[saam1] Several weeks ago, I was walking alone in downtown East Lansing at about 10 p.m. As a female college student, I have heard all the rules regarding my personal safety again and again – especially from my mother, who I\’m pretty sure would tell me not to walk alone at night every day if she could get away with it.
On this particular night, I was clearly breaking the golden rule, but I wasn’t traveling far and I was walking in a well-lit, populated area. I felt fine.
That is, until a stranger – a middle-aged man in business attire – reminded me of my blunder as I stood behind him waiting to cross the street.
“You know, you really should be walking with a friend out here,” he said, turning to me.
“I know. But I like to think this is a pretty safe city,” I responded.
“Well, we’d all like to think that,” he said.
I was so bothered by the comment, I hurried ahead of him and crossed the street with a thousand thoughts running through my mind: Was that a warning – is he going to attack me? Should I really never walk alone?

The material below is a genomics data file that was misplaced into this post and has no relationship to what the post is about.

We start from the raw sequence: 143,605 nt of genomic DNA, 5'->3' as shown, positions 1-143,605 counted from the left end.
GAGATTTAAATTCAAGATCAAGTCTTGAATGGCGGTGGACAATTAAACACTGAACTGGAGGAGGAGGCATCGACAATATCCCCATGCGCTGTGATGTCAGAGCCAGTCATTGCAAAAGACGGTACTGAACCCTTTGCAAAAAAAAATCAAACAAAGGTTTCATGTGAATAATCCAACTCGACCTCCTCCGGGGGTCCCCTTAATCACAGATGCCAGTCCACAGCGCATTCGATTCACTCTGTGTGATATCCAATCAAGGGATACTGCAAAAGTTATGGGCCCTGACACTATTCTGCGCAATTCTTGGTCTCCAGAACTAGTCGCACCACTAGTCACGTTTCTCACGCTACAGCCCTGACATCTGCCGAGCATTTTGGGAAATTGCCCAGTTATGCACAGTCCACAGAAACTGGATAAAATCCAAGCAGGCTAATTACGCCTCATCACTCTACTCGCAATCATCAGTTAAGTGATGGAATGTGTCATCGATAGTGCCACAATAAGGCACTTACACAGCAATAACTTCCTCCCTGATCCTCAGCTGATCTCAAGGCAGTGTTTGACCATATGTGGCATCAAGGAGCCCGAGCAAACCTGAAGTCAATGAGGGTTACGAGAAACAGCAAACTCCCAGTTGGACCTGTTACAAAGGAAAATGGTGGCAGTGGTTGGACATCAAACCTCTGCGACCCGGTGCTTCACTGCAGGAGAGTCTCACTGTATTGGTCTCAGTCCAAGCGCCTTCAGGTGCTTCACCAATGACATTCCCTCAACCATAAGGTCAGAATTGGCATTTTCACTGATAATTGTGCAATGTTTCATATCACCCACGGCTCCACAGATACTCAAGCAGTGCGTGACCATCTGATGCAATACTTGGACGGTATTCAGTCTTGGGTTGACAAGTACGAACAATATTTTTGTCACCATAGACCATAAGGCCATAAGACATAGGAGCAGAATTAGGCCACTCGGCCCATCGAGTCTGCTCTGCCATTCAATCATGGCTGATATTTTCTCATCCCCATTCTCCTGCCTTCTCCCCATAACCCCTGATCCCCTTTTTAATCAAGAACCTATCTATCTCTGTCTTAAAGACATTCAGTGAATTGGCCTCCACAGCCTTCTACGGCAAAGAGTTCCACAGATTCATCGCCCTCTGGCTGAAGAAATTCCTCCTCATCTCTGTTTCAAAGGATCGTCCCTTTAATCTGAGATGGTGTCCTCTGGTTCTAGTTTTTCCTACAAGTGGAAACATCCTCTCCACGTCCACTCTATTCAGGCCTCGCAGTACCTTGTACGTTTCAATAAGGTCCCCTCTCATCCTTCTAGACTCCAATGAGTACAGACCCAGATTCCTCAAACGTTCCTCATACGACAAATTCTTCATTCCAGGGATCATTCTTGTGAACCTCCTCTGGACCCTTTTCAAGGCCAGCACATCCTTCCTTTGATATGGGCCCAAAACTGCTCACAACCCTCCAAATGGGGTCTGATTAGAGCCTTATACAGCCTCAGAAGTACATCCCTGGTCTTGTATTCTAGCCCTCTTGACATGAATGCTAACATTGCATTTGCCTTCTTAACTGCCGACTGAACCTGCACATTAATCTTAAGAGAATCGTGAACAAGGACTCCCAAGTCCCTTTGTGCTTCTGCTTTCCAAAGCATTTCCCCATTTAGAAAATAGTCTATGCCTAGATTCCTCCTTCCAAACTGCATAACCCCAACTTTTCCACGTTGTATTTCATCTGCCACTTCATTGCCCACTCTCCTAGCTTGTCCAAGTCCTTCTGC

More than anything, I was outraged. I want to be able to walk the streets at night without fear, with no one warning me that being a woman alone on the streets is unthinkable.
Within a few days, I found out Take Back the Night was coming up as part of Sexual Assault Awareness Month (SAAM). I was really excited. After my encounter on the street, this was the perfect opportunity for me to protest with other women who were sick and tired of feeling unsafe on campus, in dorms, on the streets – anywhere. Take Back the Night is an international tradition started in 1973 as an opportunity to speak out against sexual assault and violence against women. It is meant to empower women while raising awareness in the community.